N. Korea vows retaliation for sanctions

Pyongyang military statement says country will "respond with nukes" to "threats of nukes."

By
August 16, 2009 07:02
2 minute read.
N. Korea vows retaliation for sanctions

south korea rally 248 88 ap. (photo credit: AP)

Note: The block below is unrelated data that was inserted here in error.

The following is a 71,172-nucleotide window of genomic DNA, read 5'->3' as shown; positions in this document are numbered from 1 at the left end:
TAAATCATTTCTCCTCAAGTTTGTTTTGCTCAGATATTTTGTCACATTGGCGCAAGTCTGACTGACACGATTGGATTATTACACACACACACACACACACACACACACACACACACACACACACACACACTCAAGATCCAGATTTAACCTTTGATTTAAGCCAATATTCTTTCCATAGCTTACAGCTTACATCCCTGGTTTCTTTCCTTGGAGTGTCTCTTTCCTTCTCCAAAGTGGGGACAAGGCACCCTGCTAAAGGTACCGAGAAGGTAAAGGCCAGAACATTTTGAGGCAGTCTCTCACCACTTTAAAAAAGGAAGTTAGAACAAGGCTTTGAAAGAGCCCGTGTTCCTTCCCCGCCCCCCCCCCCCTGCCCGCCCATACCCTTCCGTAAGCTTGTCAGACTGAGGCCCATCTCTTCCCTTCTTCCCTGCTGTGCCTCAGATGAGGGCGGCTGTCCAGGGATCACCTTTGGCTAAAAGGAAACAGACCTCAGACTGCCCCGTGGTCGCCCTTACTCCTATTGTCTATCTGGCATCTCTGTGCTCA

North Korea threatened Sunday to retaliate against the US and South Korea over sanctions imposed on the communist regime, a day after South Korea's president renewed his offer of conditional aid for the impoverished country. The US is moving to enforce UN as well as its own sanctions against North Korea to punish it for conducting a second nuclear test in May, as well as a spate of missile tests. The UN sanctions strengthened an arms embargo and authorized ship searches on the high seas to try to rein in Pyongyang's nuclear program. The council also ordered an asset freeze and travel ban on companies and individuals allegedly involved. If the US and South Korea "tighten 'sanctions' and push 'confrontation' to an extreme phase, the [North] will react to them with merciless retaliation... and an all-out war of justice," said a North Korean military statement reported Sunday by the country's official Korean Central News Agency. "Should the US imperialists and the Lee Myung-bak group threaten the [North] with nukes, it will retaliate against them with nukes," it said, referring to South Korea's president by name. The North's latest warning came in response to an annual computer-simulated war game Seoul and Washington will kick off Monday. North Korea routinely condemns joint military exercises between the US and South Korea, calling them preparations for an invasion. The US and South Korea say the maneuvers are purely defensive. On Saturday, Lee called for a "candid dialogue" with North Korea about dismantling its atomic programs so the communist nation can prosper economically. It was unclear if Seoul's proposed aid offer - which still has strings attached - would prod North Korea to back down from its promise to restart its nuclear program. Lee has made similar aid offers in the past, but the North has rejected them. For years, South Korea had been one of Pyongyang's biggest benefactors, but since taking office early last year, Lee suspended unconditional aid to the impoverished North as part of a new hard-line approach. The North responded by cutting most ties and curtailing key joint projects. Lee also offered talks on reducing conventional arms and troops along the mine-strewn demilitarized zone, 4 km. wide buffer bisecting the Korean peninsula. About 28,500 US troops are stationed in South Korea as a legacy of the 1950-53 Korean War, which ended in a cease-fire, not a peace treaty, leaving the two Koreas technically at war. South and North Korea have hundreds of thousands of combat-ready troops and heavy artillery along the 250 km. long border. Meanwhile, Hyundai Group chairwoman Hyun Jung-eun, who traveled to Pyongyang last Monday to secure the release of a Hyundai employee held there, extended her stay for another day - the fourth time since arriving, according to Seoul's Unification Ministry.


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